As he rounded the corner of Coatsworth Road he saw Louise standing on the doorstep outside her flat. By her was a small, sandy-haired young man and parked at the kerb an aged but well-maintained pale green Ford Escort Mark One. Tony felt a sharp stab of jealousy, but Louise's posture â folded arms, erect back â helped dispel that. The other man, shoulders slumped, spine â or at least spirit â bent, stuck his hands out as if imploring her. Louise shook her head. The man climbed into the Escort, slammed the door, over-revved the engine and drove away.
Tony approached Louise and, although he had a fair idea of what had been going on, asked her about it.
âRemember when we met I told you I was seeing someone?' Louise was staring down the street after the departing car.
âWell, I'm not any more. Keith's gone.' She turned to face him. âSorry about earlier.' She sighed. âBut you've got me all to yourself now.'
Tony placed his arms around her. âGood.'
Louise smiled. âLet's go inside.'
Tony smiled back. That was one less thing they had to discuss.
Tommy came, lying flat on his back on the bed in his spartan flat in Wallsend with the blonde girl, who had given her name as Cathy, naked and straddling him.
When she had milked the last spasm from his body, she smiled and dismounted. She hadn't come. Tommy hadn't offered. They both knew the rules.
Cathy made her way to the bathroom. Tommy heard the sound of the shower and sighed. It had been difficult getting aroused at first, despite Cathy's efforts. It wasn't until he imagined her as Kim Novak and him as smooth, suave Dino putting one over on that blind, black Jew Sammy that he let the mood take him.
All those years in care homes, foster homes, lashing out at anyone and everything with undirected anger, no control. Then, by chance, he heard the voice. Sinatra. âIn the Wee Small Hours of the Morning'. And something spoke to him, directly. It summed up the pain, the loss, the melancholy he had kept locked up inside since he was little. He bought the record and anything else he could find. That led him to Dino. Even better, the total epitome of couldn't-give-a-fuck cool. And then there were the suits. Ratpack-sharp, but with such style, such attitude. From that moment on, he knew what he wanted to be. He sighed. Dino and Frank. They had always been there for him. Better parents than his real ones had been. Wherever they were.
Then there was Clive Fairbairn. Everyone knew Clive Fairbairn. On the surface an Empire-loving, old-school, likeable rogue, only hurting his own sort, kind to his old mum, do anything for kids' charities. Just a dodgily honest businessman dealing in casinos and gaming machines. Underneath, a different story. Fairbairn was hard. Hardware, hardcore porn. He dealt with it all. Apart from the prostitution and protection rackets, he imported decommissioned military hardware from the Soviet Union and pornography of all kinds, even snuff and kiddie porn. He had the north-east sewn up.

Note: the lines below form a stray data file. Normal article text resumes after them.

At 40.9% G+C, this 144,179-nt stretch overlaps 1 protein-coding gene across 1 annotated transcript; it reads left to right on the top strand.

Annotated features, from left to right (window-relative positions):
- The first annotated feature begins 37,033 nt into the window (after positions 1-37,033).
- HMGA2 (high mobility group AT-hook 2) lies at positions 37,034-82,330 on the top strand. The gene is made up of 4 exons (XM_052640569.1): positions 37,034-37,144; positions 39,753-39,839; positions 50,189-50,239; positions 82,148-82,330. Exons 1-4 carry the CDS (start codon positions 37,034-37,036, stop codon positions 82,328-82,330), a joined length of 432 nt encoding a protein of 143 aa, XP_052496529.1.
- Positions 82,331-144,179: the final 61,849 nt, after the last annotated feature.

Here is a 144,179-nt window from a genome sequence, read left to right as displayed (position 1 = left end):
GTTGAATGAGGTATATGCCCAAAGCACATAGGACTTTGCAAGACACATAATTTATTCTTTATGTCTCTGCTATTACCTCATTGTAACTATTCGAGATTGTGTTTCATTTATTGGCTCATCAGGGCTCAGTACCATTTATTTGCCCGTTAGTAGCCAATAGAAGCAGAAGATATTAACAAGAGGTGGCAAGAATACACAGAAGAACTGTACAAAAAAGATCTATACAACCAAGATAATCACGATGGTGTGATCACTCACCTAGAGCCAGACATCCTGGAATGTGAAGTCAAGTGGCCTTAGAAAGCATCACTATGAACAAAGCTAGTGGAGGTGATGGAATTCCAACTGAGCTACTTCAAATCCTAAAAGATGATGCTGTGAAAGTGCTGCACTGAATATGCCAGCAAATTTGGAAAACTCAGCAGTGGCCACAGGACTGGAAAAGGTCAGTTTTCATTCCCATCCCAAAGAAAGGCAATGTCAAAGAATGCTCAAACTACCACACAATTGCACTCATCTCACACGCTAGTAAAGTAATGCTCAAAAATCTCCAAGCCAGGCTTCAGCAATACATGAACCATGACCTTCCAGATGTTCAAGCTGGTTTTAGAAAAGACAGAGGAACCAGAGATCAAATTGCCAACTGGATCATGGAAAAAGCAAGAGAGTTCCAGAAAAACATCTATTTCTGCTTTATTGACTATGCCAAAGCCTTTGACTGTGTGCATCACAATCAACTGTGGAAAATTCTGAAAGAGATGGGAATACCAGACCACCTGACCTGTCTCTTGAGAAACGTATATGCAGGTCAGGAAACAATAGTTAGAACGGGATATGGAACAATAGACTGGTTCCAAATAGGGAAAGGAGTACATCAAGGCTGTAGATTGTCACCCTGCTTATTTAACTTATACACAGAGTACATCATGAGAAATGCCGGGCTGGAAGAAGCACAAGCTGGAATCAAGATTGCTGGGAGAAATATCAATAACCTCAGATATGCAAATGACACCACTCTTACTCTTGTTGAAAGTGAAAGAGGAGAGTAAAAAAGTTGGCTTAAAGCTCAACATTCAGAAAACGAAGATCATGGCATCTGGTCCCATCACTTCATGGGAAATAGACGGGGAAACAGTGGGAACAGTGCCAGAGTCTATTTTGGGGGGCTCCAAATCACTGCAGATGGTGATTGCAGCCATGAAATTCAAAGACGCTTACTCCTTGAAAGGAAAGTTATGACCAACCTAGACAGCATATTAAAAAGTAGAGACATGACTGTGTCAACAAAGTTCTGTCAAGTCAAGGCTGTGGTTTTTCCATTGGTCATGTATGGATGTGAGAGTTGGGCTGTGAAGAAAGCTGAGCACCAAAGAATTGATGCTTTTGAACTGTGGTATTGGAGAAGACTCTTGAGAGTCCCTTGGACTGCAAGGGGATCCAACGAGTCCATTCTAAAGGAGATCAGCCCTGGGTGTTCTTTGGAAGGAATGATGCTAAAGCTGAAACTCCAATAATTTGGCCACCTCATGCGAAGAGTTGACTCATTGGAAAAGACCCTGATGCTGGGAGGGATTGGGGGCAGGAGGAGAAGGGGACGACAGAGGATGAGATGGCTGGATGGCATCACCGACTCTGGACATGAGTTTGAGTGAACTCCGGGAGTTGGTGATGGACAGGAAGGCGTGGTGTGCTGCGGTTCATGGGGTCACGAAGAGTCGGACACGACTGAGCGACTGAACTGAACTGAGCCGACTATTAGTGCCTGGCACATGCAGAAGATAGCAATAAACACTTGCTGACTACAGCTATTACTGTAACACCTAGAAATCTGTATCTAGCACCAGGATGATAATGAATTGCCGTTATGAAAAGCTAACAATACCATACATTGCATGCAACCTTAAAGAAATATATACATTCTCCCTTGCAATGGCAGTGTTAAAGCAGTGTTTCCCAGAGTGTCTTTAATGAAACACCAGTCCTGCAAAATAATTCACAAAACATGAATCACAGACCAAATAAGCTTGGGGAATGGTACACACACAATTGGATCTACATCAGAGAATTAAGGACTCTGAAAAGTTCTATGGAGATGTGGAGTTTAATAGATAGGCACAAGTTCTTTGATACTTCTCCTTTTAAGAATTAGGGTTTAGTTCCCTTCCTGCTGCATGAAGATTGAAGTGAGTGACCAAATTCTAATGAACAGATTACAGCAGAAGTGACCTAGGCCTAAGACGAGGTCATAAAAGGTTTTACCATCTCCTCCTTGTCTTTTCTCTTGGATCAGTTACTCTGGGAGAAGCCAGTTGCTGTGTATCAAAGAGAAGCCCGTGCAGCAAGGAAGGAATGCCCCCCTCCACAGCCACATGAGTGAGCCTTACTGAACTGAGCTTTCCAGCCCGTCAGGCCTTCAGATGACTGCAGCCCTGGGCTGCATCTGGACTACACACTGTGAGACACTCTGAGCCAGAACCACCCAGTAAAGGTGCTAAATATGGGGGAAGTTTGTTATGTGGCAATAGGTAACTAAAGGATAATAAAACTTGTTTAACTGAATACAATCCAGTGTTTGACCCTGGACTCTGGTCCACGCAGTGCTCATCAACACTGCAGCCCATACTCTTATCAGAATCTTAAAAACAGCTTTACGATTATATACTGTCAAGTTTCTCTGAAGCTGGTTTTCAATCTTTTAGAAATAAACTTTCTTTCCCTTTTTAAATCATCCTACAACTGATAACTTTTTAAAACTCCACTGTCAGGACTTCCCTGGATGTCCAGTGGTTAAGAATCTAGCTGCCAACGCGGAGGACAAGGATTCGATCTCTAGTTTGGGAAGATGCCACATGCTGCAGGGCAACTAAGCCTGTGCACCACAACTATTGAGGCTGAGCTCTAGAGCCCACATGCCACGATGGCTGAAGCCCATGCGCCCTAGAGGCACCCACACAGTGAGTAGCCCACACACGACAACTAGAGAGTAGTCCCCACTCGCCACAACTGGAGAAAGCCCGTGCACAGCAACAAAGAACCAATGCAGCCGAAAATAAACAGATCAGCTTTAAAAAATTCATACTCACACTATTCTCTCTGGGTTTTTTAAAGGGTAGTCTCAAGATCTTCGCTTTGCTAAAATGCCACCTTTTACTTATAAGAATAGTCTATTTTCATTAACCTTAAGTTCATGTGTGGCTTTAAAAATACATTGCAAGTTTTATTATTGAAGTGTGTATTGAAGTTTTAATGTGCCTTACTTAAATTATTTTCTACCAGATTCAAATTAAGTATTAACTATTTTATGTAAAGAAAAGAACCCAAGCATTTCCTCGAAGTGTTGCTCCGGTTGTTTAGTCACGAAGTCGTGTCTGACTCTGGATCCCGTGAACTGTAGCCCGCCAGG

Although much more intelligent than his children's home contemporaries, Tommy had enjoyed the same games, especially twoccing. He had been working for a chop shop in Gateshead, picking up and delivering cars to order. Although the money was good and he had done over two hundred, he was starting to find the work boring. He had gone as far as he could. He needed to move up. He needed Clive Fairbairn.
Fairbairn had a sociopathic ability to generate money for himself and his associates, unhindered by morality or ethics. A perfect, feral capitalist. But there was one area Fairbairn knew nothing about but still wanted a cut of: hard drugs. It was becoming a booming market but he just couldn't get to grips with it. He had supply routes sorted but severe distribution problems. That fact Chinese-whispered its way. to Tommy. He needed a plan, something to get Fairbairn's attention.
So Tommy stole his Jag. From the car park of a casino owned by Fairbairn. Fairbairn went ballistic â a huge cash reward for whoever found it, a slow, torturous death for whoever had taken it. No one owned up.
Three days later it turned up outside Fairbairn's house in Ponteland, cleaned, valeted, with a full tank of petrol and a note in the glove box reading âYou can use a man like me' followed by a phone number.
Fairbairn had phoned the number. Give me one good reason why I don't break your fucking back, he had said.
Tommy, letting the spirit of Dino control his stutter, had told him: âYou need someone like me on your side.'
They arranged to meet, and Fairbairn had found himself being impressed by the sharp-suited seventeen-year-old. Tommy talked about the streets, about drugs. He talked himself up as the perfect man to run distribution. Fairbairn had checked him out, taken him on. But I'm not going to forget what you did to my car, Mr Fairbairn said. Don't make me remind you.